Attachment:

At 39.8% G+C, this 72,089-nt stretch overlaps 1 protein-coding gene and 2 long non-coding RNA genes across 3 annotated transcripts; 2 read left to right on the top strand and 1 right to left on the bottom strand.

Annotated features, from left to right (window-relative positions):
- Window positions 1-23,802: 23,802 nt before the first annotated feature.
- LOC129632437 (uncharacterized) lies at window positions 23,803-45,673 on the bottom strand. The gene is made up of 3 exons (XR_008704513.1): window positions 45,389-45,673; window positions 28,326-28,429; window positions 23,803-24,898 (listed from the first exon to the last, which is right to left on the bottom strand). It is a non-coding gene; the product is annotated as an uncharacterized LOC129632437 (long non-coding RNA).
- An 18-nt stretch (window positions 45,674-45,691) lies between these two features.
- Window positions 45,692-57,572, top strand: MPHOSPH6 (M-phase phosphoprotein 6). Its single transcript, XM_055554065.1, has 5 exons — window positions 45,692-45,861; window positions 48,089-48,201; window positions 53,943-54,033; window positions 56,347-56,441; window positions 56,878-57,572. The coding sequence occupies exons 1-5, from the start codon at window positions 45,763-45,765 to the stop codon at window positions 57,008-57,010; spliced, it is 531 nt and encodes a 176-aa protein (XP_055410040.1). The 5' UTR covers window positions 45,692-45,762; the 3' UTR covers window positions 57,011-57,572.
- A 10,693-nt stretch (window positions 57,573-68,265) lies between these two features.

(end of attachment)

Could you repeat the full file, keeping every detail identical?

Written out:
At 39.8% G+C, this 72,089-nt stretch overlaps 1 protein-coding gene and 2 long non-coding RNA genes across 3 annotated transcripts; 2 read left to right on the top strand and 1 right to left on the bottom strand.

Annotated features, from left to right (window-relative positions):
- Window positions 1-23,802: 23,802 nt before the first annotated feature.
- LOC129632437 (uncharacterized) lies at window positions 23,803-45,673 on the bottom strand. The gene is made up of 3 exons (XR_008704513.1): window positions 45,389-45,673; window positions 28,326-28,429; window positions 23,803-24,898 (listed from the first exon to the last, which is right to left on the bottom strand). It is a non-coding gene; the product is annotated as an uncharacterized LOC129632437 (long non-coding RNA).
- An 18-nt stretch (window positions 45,674-45,691) lies between these two features.
- Window positions 45,692-57,572, top strand: MPHOSPH6 (M-phase phosphoprotein 6). Its single transcript, XM_055554065.1, has 5 exons — window positions 45,692-45,861; window positions 48,089-48,201; window positions 53,943-54,033; window positions 56,347-56,441; window positions 56,878-57,572. The coding sequence occupies exons 1-5, from the start codon at window positions 45,763-45,765 to the stop codon at window positions 57,008-57,010; spliced, it is 531 nt and encodes a 176-aa protein (XP_055410040.1). The 5' UTR covers window positions 45,692-45,762; the 3' UTR covers window positions 57,011-57,572.
- A 10,693-nt stretch (window positions 57,573-68,265) lies between these two features.